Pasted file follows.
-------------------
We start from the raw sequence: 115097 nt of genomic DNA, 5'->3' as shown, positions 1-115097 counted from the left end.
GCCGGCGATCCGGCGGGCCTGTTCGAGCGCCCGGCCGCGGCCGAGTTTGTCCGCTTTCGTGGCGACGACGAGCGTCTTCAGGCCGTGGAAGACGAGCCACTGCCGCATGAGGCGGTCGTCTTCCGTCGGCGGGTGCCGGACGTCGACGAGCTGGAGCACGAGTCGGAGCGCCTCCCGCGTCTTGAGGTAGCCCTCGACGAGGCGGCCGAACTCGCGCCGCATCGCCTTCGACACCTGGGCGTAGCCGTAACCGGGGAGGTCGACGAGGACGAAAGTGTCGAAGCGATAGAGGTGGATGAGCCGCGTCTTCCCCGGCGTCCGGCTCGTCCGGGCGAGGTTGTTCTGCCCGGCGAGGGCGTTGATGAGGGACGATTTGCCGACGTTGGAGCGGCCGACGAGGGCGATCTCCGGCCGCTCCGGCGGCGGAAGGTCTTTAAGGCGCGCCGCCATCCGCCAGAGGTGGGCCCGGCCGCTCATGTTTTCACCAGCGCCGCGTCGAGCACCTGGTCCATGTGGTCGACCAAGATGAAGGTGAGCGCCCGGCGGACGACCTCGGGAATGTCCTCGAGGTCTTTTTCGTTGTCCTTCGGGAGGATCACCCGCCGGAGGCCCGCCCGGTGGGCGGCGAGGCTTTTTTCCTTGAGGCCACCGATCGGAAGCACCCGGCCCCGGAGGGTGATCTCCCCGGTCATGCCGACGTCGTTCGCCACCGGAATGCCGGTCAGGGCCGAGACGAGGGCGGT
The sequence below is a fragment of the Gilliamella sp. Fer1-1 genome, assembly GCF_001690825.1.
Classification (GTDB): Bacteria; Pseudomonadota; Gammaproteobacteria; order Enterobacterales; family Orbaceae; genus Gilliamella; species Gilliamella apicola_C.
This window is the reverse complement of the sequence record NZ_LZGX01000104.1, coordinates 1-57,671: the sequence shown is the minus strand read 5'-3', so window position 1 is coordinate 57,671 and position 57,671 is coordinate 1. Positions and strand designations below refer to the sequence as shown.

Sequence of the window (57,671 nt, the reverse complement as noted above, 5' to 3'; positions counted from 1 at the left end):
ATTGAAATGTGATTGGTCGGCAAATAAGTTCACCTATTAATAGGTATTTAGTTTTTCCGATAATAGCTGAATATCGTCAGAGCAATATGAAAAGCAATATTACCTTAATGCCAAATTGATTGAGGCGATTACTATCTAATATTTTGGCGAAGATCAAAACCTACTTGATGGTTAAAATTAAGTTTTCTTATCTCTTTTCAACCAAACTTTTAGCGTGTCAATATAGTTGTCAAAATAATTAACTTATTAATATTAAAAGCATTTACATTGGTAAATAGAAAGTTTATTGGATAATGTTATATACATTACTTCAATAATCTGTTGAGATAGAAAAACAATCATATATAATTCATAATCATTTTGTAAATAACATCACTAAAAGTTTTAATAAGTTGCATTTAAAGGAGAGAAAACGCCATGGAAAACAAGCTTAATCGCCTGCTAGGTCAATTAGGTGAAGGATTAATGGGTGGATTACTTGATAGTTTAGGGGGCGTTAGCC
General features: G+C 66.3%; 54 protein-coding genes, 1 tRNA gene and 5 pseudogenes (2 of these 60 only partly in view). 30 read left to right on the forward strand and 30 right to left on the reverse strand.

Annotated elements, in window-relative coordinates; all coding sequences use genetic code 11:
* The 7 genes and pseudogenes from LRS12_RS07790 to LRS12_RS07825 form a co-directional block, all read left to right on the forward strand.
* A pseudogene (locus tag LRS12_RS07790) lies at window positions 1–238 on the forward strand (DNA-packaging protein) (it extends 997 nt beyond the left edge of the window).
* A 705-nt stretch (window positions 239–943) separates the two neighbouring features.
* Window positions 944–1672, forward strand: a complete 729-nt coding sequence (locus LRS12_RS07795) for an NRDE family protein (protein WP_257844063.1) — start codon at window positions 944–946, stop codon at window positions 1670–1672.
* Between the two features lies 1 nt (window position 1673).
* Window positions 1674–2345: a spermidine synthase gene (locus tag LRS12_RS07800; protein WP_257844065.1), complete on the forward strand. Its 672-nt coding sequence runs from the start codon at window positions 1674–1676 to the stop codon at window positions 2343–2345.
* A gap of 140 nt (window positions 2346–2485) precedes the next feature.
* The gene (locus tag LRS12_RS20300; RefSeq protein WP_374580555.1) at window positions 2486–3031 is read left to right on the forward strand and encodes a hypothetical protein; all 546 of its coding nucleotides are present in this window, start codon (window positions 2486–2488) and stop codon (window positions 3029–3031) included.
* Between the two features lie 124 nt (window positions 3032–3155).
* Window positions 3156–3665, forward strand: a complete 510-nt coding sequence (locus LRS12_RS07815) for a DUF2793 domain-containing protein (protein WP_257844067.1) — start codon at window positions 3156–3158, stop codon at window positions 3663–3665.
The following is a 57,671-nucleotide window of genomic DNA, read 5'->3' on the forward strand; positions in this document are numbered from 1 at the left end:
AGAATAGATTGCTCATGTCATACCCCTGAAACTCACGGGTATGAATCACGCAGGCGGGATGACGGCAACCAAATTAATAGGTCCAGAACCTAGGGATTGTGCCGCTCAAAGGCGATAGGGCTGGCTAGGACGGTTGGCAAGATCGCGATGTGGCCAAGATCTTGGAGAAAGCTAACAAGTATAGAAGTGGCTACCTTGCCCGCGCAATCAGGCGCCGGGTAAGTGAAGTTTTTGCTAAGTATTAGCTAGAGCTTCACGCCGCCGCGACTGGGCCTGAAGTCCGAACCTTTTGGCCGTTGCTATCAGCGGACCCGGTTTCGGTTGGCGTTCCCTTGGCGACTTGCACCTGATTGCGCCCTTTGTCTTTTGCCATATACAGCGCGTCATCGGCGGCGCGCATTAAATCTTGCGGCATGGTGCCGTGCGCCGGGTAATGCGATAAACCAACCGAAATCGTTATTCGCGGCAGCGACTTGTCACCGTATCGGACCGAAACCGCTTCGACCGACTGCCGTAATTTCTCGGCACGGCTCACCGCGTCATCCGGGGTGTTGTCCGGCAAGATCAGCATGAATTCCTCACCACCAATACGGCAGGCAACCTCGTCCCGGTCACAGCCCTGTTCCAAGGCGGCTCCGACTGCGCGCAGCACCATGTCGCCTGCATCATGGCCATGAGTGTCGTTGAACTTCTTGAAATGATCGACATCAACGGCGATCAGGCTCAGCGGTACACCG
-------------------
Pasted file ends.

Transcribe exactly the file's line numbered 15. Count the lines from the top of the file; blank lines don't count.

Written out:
* Window positions 1674–2345: a spermidine synthase gene (locus tag LRS12_RS07800; protein WP_257844065.1), complete on the forward strand. Its 672-nt coding sequence runs from the start codon at window positions 1674–1676 to the stop codon at window positions 2343–2345.